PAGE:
A familiar journey to the unknown, albeit a grand one (by aldamayo)
So last night I got the chance to see the early screening of Christopher Nolan's Interstellar. The film I've been waiting so much from the early days of the shooting. How did it fare? Here's my take:To avoid any tl;dr risk, let me get this straight from the very beginning, Interstellar is one goddamnedly good film, it gets you to the edge of your seat, it soars, it warps, it rips your brain senseless. It's that good.Interstellar is a story about the earth dying, with its soil no longer able to sustain crops other than corn, and of course, it will lead to the extinction of <more>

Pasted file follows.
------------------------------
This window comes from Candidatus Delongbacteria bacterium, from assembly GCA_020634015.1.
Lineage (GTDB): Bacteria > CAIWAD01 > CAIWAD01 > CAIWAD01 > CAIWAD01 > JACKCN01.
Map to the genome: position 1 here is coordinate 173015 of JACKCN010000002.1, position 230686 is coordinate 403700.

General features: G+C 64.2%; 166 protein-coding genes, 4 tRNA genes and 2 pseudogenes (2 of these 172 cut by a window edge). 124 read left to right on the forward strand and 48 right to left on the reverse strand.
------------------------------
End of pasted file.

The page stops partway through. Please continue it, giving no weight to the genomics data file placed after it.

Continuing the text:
humanity. Our hero is an ex-NASA test pilot named Cooper Matthew McConaughey , a typical ordinary-guy-in-an-extraordinary- situation everyman who's also a dedicated family man, especially toward his daughter Murphy named after the Murphy's Law . In an all-too-Armageddon style our hero gets invited by the publicly defunct NASA to become humanity's last hope in finding a new home, for they have found a wormhole near Saturn 2001, anyone? which will warp the astronauts to another galaxy in quest of a habitable planet. Solid and compact premise, although it's been used before.For seasoned filmgoers, there are many similar elements although it's understandable with Stanley Kubrick's 2001: A Space Odyssey 1968 and Robert Zemeckis' Contact 1997 . In a sense that this is not a bang-bang-shoot-shoot-blow-em-up sci-fi, but more of a slow-burning, metaphysical sci-fi which gets you to think about your place in the universe and your exact place in time.Similarity with 2001 and Contact is never a bad thing, but it becomes a wee bit too predictable, although Nolan is a smart enough director in providing the final a very sentimental one, I should say twist in the story. The visuals in this film is majestic, everything is shot to a meticulously calculated level, Nolan-style. The space scenes are serenely suspenseful just like Cuaron's Gravity, but unlike the documentary feel of Gravity, there's a real gusto and pace to these scenes. You should also be prepared for the for some, maybe unexpected third act, it is Nolan's most sentimental and humane moment to date. And this is why Interstellar is more than just a science-fiction, it is a human drama intertwined in space and time loop.One thing that Nolan gets a bit wrong is the narrative. Nolan was never a 'warm' director, his films are filled with brilliant ideas and flair but it feels cold, it maybe suits Memento and The Dark Knight but in Interstellar he seems to have been lost in determining which of the interpersonal drama or the sci-fi that will be Interstellar's forte. The result is a rather incongruous script, intermittently cutting off the excitement of the previous scene and so on. But it is a forgivable sin, for the good is a lot more than the bad in this monumental film. At the end of the day, all I can say is that Interstellar is a grand film. It is monolithic, thoughtful, sentimental, sophisticated, visceral but also with its flaws. I wouldn't say it's Nolan's best work to date, but I daresay that this is one of the best science fiction ever released.After watching Interstellar, do yourself a favor and get lost in space and time and go back in time to see Contact 1997 and 2001: A Space Odyssey 1968 to further wonder and wander into the realms of the unknown.Because sometimes it is the unknown that fascinates us, frightens us and brings out the best in us.